On the International Day for Biodiversity (May 22nd), the Minister for the Environment, Climate and Communications, Eamon Ryan TD, and Minister for Heritage and Electoral Reform, Malcolm Noonan TD, have announced a new biodiversity restoration project in Wicklow Mountains National Park, the first of its kind within the Park to take a river catchment-scale approach.
Led by the National Parks and Wildlife Service, the project will focus on a 2,000 hectare site at Glenasmole, a picturesque area just 6km from Tallaght that is also the source of the River Dodder, which flows through south county Dublin.
Using a suite of land management techniques, including native woodland planting in gullies, bog restoration and vegetation management, the project aims to increase biodiversity on site while also providing measurable benefits in terms of increased carbon storage, reduction in soil erosion and improved water quality.
The works will result in important ecosystem services to the wider catchment, specifically in terms of flood risk alleviation and improvements in water quality in relation to the River Dodder and the Dublin water supply at Bohernabreena.
The site has been actively farmed for generations and these practices continue today in the National Park. Local farmers, who will have an important role to play in the proposed works, already have experience in active conservation through a recent SUAS (Sustainable Uplands Agri-environment Scheme) project. Improvements in habitat while increasing biodiversity will also offer improved grazing and shade for grazing animals on site, thereby delivering benefits for both wildlife and livestock, long into the future.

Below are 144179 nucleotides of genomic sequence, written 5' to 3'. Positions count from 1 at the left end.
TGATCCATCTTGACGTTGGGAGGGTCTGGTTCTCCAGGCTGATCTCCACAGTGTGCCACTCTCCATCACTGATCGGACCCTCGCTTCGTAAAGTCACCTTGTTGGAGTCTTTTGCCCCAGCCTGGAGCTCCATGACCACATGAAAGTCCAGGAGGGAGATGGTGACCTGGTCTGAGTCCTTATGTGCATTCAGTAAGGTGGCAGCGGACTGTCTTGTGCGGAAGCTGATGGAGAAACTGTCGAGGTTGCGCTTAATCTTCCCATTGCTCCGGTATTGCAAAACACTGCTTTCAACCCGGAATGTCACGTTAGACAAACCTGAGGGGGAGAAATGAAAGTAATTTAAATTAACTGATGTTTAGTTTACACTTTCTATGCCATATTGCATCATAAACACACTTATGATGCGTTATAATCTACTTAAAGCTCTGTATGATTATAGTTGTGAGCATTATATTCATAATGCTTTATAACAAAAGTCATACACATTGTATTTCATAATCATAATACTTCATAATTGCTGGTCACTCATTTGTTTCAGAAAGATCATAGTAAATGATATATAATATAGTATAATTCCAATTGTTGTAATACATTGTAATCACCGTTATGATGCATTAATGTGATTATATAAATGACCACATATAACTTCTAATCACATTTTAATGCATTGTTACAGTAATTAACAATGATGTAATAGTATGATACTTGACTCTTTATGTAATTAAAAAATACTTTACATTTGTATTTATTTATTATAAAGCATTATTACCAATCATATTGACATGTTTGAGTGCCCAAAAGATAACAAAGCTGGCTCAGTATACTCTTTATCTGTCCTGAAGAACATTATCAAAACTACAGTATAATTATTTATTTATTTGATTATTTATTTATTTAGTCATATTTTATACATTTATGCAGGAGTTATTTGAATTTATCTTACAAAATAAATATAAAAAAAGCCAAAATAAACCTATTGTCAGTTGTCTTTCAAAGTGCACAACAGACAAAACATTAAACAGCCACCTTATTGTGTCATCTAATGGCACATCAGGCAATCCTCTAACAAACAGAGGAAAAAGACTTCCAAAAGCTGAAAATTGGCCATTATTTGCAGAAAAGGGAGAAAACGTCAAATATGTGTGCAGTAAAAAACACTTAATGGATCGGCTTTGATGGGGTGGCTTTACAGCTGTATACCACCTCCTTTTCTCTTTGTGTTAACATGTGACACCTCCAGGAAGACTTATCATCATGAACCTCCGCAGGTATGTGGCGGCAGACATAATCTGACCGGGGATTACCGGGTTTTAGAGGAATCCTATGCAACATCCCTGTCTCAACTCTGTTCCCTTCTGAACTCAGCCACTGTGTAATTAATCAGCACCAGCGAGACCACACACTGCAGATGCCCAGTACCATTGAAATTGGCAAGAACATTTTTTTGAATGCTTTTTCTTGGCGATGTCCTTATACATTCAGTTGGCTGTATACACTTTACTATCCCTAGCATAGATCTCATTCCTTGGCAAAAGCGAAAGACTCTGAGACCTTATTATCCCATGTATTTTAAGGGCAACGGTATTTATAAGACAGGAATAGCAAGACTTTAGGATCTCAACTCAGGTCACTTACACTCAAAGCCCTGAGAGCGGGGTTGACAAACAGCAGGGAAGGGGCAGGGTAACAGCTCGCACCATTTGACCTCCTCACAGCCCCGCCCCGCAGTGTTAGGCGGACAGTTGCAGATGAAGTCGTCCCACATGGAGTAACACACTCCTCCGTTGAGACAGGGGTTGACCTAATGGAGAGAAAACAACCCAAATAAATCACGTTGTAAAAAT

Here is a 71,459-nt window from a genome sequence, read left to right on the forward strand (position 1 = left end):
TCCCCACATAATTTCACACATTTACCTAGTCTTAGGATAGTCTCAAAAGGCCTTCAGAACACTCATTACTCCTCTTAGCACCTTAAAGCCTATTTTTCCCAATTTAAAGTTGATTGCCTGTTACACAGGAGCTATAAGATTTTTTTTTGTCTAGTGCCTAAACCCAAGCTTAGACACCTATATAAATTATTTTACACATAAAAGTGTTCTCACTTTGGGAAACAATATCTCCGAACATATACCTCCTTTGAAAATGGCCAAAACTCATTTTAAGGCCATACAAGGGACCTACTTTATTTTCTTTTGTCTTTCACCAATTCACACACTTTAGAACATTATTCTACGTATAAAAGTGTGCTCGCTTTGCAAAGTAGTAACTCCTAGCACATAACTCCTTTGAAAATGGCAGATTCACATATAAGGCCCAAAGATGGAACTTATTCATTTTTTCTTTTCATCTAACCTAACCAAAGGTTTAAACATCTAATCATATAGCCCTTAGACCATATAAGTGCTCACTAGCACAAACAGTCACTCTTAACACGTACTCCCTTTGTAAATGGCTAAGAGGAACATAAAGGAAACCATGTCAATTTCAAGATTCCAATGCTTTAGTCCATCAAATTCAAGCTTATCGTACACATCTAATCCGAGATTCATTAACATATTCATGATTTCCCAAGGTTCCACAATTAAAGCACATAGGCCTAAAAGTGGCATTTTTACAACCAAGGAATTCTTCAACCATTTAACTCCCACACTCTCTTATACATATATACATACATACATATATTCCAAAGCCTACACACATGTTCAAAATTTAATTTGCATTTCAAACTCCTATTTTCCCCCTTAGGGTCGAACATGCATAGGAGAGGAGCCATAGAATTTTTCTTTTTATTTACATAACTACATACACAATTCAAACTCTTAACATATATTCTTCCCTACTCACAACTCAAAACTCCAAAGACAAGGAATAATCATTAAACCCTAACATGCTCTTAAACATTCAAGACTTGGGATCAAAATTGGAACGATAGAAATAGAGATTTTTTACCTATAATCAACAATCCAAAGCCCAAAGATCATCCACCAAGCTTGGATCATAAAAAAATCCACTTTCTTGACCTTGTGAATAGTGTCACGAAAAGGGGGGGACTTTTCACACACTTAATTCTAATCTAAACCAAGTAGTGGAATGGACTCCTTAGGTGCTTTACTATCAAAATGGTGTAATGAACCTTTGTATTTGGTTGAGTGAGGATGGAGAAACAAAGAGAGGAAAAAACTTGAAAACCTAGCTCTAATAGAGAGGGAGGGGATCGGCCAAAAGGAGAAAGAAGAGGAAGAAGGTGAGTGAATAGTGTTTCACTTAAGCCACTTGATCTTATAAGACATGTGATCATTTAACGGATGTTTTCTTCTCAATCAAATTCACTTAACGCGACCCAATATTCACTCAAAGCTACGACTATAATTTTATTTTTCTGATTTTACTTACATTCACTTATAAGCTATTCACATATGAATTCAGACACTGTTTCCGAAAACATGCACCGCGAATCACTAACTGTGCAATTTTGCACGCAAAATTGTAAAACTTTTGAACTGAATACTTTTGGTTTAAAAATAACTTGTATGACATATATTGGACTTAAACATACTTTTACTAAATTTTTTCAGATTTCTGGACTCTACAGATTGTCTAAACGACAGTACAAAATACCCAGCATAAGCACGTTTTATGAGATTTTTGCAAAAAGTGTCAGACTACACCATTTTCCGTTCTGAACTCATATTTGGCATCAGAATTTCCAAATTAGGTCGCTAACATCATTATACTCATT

It is hoped that this broad catchment based approach to habitat management can act as an exemplar to the wide ranging benefits of habitat restoration and ecological engineering.
Welcoming the announcement, Minister Noonan said:
“It’s fantastic to see the National Parks and Wildlife Service leading on this ambitious and innovative catchment-based biodiversity restoration project, and working closely with local farmers to deliver results - collaboration is key in ensuring meaningful biodiversity action. The project will have benefits for rural communities at the top of the catchment and as well as those living downstream in the city. I’m very pleased to be out on the bog today to mark International Day for Biodiversity with my colleague Minister Eamon Ryan and jointly announce this important initiative.”
Minister Ryan added:
“As a Dublin TD, this is a particularly special project for me as it combines the restoration of nature with climate action and means real, tangible benefits for people – so nature and people both win here. Bog restoration and native tree planting will not only help wildlife and reduce emissions, it will ensure better water quality for the people of Dublin and help to mitigate flooding, which is a significant issue for people living along the River Dodder – which flows all the way from this Valley to the City Centre. I’m delighted that my colleague Minister Malcolm Noonan and the team at the National Parks and Wildlife Service are showing such positive leadership – working with local farmers, many of whom have been looking after valley for generations.”